2. The market for care and support services is part of a wider system in which much of the need for care and support is met by people’s own efforts, by their families, friends or other carers, and by community networks. Local authorities have a vital role in ensuring that universal services are available to the whole population and where necessary, tailored to meet the needs of those with additional support requirements (for example housing and leisure services). Market shaping and commissioning should aim to promote a market for care and support that should be seen as broadening, supplementing and supporting all these vital sources of care and support.’ (Care and support Statutory Guidance, 4.1-4.3)

Care Act – Allocation of resources

  1. “There are many variations of systems used to arrive at personal budget amounts, ranging from complex algorithmic-based resource allocation systems (RAS), to more ‘ready-reckoner’ approaches. Complex RAS models of allocation may not work for all client groups, especially where people have multiple complex needs, or where needs are comparatively costly to meet, such as in the case of deaf-blind people. It is important that these factors are taken into account, and that a ‘one size fits all’ approach to resource allocation is not taken. If a RAS model is being used, local authorities should consider alternative approaches where the process may be more suitable to particular client groups to ensure that the personal budget is an appropriate amount to meet needs” (Care and Support Statutory Guidance 2014, 11.23)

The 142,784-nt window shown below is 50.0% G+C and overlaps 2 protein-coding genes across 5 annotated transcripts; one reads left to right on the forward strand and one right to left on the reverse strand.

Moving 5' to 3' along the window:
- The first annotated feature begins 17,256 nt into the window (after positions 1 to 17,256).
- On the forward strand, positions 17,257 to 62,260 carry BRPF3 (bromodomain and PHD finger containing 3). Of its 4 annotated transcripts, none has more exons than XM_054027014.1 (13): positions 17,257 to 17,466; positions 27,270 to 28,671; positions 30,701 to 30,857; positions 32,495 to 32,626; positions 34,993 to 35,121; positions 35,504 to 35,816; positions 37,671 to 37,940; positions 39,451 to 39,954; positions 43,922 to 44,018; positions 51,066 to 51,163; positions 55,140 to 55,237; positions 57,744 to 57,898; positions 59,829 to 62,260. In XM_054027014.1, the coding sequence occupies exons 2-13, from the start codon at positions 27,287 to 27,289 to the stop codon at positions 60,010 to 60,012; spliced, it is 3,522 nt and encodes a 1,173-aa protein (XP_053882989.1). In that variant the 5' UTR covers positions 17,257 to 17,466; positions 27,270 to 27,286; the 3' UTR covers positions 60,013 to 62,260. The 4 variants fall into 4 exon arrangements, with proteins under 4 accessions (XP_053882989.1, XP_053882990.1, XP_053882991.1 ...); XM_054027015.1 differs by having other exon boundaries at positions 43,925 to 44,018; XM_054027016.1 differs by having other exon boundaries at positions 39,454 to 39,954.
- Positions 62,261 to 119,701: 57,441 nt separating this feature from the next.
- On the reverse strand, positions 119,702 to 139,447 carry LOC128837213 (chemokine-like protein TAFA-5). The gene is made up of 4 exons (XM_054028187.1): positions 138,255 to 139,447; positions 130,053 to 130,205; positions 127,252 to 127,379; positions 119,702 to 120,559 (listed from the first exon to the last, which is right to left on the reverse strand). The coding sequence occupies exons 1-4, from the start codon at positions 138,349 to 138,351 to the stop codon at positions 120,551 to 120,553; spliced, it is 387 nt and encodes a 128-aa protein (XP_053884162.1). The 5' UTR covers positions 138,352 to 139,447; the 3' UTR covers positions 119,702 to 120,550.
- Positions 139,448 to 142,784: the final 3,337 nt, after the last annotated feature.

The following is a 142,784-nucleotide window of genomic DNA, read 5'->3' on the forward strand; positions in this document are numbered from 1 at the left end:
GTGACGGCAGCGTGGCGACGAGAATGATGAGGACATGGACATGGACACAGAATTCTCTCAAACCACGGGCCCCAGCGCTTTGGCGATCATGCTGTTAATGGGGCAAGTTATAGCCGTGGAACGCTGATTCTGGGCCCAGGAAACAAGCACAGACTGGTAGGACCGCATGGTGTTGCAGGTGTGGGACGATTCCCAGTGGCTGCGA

Council Policy on assessment - Principles

  1. The Council’s assessment policy says assessment is a person-centred process that will provide a picture of the person’s needs, strengths, preferences and desired outcomes to maintain or improve their wellbeing. It should be appropriate and proportional to the person’s circumstances and needs.